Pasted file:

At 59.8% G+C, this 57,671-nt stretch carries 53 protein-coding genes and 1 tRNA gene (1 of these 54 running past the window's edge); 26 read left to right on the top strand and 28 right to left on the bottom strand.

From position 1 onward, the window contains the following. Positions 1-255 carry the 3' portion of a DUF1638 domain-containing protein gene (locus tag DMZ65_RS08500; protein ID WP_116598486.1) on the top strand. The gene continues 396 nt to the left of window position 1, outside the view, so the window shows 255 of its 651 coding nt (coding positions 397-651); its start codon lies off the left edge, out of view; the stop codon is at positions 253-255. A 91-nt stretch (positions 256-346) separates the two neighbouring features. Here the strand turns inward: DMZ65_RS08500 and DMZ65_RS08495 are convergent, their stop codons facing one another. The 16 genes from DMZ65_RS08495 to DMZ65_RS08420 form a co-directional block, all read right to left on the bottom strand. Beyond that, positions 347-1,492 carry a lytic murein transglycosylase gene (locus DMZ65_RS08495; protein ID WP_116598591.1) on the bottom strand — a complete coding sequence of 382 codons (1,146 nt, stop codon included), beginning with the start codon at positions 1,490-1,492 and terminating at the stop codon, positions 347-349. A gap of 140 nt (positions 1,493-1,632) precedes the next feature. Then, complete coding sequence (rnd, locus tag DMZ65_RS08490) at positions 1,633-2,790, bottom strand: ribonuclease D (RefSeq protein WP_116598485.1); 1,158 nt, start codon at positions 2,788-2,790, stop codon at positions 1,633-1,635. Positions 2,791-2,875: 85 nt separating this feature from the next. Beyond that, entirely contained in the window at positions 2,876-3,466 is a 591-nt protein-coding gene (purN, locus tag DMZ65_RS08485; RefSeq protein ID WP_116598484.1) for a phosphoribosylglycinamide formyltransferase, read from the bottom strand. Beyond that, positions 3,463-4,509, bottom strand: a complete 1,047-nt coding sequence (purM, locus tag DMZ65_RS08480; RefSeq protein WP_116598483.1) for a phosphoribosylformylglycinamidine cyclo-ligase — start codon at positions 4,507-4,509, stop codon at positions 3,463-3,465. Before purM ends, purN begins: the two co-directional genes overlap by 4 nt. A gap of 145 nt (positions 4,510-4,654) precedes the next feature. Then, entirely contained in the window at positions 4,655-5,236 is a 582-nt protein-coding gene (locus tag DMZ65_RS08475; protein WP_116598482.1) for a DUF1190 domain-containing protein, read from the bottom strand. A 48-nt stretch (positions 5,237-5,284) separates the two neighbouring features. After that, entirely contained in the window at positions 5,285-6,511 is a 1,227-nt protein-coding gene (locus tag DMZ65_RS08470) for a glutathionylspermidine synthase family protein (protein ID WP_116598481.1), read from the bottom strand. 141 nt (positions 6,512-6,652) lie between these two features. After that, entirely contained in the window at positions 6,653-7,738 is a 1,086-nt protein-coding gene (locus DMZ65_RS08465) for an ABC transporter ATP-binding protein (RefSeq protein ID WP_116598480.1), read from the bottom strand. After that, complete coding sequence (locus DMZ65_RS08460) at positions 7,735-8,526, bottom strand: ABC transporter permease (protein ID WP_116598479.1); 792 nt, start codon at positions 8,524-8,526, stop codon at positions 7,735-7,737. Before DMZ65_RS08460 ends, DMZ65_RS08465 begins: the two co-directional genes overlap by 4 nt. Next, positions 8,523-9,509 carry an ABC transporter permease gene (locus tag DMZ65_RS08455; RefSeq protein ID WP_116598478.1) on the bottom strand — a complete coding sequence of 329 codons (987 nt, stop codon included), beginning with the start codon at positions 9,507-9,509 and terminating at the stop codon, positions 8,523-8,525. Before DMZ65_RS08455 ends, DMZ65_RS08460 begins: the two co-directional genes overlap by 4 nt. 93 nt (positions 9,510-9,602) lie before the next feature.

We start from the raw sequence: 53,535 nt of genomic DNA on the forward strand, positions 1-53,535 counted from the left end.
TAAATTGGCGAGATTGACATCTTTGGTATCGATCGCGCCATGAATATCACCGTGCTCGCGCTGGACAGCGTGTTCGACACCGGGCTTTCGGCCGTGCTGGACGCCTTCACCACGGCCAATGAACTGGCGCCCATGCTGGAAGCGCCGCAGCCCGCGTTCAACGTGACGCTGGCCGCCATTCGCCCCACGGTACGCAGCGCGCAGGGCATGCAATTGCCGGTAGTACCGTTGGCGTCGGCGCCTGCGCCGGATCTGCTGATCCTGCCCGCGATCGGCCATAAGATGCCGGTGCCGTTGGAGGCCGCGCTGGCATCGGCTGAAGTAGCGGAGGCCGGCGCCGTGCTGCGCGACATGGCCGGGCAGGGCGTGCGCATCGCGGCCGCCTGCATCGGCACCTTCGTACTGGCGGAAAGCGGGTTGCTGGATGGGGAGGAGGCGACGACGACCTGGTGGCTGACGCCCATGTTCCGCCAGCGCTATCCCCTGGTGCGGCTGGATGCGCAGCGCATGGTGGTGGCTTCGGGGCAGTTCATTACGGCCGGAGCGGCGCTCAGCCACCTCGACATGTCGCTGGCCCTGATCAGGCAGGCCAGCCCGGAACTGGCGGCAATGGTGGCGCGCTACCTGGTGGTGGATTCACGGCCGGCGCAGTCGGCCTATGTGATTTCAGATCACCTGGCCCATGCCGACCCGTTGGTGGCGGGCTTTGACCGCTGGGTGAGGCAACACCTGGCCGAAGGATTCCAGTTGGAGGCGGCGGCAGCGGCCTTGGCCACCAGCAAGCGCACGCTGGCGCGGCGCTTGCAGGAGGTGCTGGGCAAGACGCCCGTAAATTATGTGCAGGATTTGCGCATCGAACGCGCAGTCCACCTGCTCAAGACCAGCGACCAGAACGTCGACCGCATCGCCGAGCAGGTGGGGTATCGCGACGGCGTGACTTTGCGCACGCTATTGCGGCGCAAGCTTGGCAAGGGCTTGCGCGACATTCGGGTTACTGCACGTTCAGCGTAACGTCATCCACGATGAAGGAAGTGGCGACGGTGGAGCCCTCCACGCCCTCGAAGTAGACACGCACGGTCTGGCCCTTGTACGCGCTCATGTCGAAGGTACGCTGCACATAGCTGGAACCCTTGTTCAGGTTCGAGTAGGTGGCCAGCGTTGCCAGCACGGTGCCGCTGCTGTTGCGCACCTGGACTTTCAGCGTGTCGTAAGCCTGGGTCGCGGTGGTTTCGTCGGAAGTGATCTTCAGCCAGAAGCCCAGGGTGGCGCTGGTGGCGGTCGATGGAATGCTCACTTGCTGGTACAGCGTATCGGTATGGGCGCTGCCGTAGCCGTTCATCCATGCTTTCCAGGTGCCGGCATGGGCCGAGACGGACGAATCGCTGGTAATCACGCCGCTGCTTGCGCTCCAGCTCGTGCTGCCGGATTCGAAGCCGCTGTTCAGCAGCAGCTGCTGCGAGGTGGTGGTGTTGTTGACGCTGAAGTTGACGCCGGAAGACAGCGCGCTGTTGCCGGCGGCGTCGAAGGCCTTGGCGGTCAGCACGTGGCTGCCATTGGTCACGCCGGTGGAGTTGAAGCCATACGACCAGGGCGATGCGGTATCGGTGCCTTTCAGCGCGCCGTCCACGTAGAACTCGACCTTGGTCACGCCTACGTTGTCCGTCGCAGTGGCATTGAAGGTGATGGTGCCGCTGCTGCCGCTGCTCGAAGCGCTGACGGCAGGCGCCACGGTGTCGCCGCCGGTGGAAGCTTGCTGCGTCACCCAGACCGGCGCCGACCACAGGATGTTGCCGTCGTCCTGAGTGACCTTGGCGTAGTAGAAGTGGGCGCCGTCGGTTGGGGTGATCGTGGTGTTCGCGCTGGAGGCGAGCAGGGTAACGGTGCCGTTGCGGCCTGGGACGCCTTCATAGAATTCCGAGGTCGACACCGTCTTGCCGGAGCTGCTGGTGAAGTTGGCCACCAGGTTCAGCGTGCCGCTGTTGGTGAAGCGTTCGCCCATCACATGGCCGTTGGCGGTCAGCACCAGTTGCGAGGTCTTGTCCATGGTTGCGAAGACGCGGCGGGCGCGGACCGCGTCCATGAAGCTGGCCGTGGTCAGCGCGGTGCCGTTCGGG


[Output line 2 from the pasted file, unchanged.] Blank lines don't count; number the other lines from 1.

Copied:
From position 1 onward, the window contains the following. Positions 1-255 carry the 3' portion of a DUF1638 domain-containing protein gene (locus tag DMZ65_RS08500; protein ID WP_116598486.1) on the top strand. The gene continues 396 nt to the left of window position 1, outside the view, so the window shows 255 of its 651 coding nt (coding positions 397-651); its start codon lies off the left edge, out of view; the stop codon is at positions 253-255. A 91-nt stretch (positions 256-346) separates the two neighbouring features. Here the strand turns inward: DMZ65_RS08500 and DMZ65_RS08495 are convergent, their stop codons facing one another. The 16 genes from DMZ65_RS08495 to DMZ65_RS08420 form a co-directional block, all read right to left on the bottom strand. Beyond that, positions 347-1,492 carry a lytic murein transglycosylase gene (locus DMZ65_RS08495; protein ID WP_116598591.1) on the bottom strand — a complete coding sequence of 382 codons (1,146 nt, stop codon included), beginning with the start codon at positions 1,490-1,492 and terminating at the stop codon, positions 347-349. A gap of 140 nt (positions 1,493-1,632) precedes the next feature. Then, complete coding sequence (rnd, locus tag DMZ65_RS08490) at positions 1,633-2,790, bottom strand: ribonuclease D (RefSeq protein WP_116598485.1); 1,158 nt, start codon at positions 2,788-2,790, stop codon at positions 1,633-1,635. Positions 2,791-2,875: 85 nt separating this feature from the next. Beyond that, entirely contained in the window at positions 2,876-3,466 is a 591-nt protein-coding gene (purN, locus tag DMZ65_RS08485; RefSeq protein ID WP_116598484.1) for a phosphoribosylglycinamide formyltransferase, read from the bottom strand. Beyond that, positions 3,463-4,509, bottom strand: a complete 1,047-nt coding sequence (purM, locus tag DMZ65_RS08480; RefSeq protein WP_116598483.1) for a phosphoribosylformylglycinamidine cyclo-ligase — start codon at positions 4,507-4,509, stop codon at positions 3,463-3,465. Before purM ends, purN begins: the two co-directional genes overlap by 4 nt. A gap of 145 nt (positions 4,510-4,654) precedes the next feature. Then, entirely contained in the window at positions 4,655-5,236 is a 582-nt protein-coding gene (locus tag DMZ65_RS08475; protein WP_116598482.1) for a DUF1190 domain-containing protein, read from the bottom strand. A 48-nt stretch (positions 5,237-5,284) separates the two neighbouring features. After that, entirely contained in the window at positions 5,285-6,511 is a 1,227-nt protein-coding gene (locus tag DMZ65_RS08470) for a glutathionylspermidine synthase family protein (protein ID WP_116598481.1), read from the bottom strand. 141 nt (positions 6,512-6,652) lie between these two features. After that, entirely contained in the window at positions 6,653-7,738 is a 1,086-nt protein-coding gene (locus DMZ65_RS08465) for an ABC transporter ATP-binding protein (RefSeq protein ID WP_116598480.1), read from the bottom strand. After that, complete coding sequence (locus DMZ65_RS08460) at positions 7,735-8,526, bottom strand: ABC transporter permease (protein ID WP_116598479.1); 792 nt, start codon at positions 8,524-8,526, stop codon at positions 7,735-7,737. Before DMZ65_RS08460 ends, DMZ65_RS08465 begins: the two co-directional genes overlap by 4 nt. Next, positions 8,523-9,509 carry an ABC transporter permease gene (locus tag DMZ65_RS08455; RefSeq protein ID WP_116598478.1) on the bottom strand — a complete coding sequence of 329 codons (987 nt, stop codon included), beginning with the start codon at positions 9,507-9,509 and terminating at the stop codon, positions 8,523-8,525. Before DMZ65_RS08455 ends, DMZ65_RS08460 begins: the two co-directional genes overlap by 4 nt. 93 nt (positions 9,510-9,602) lie before the next feature.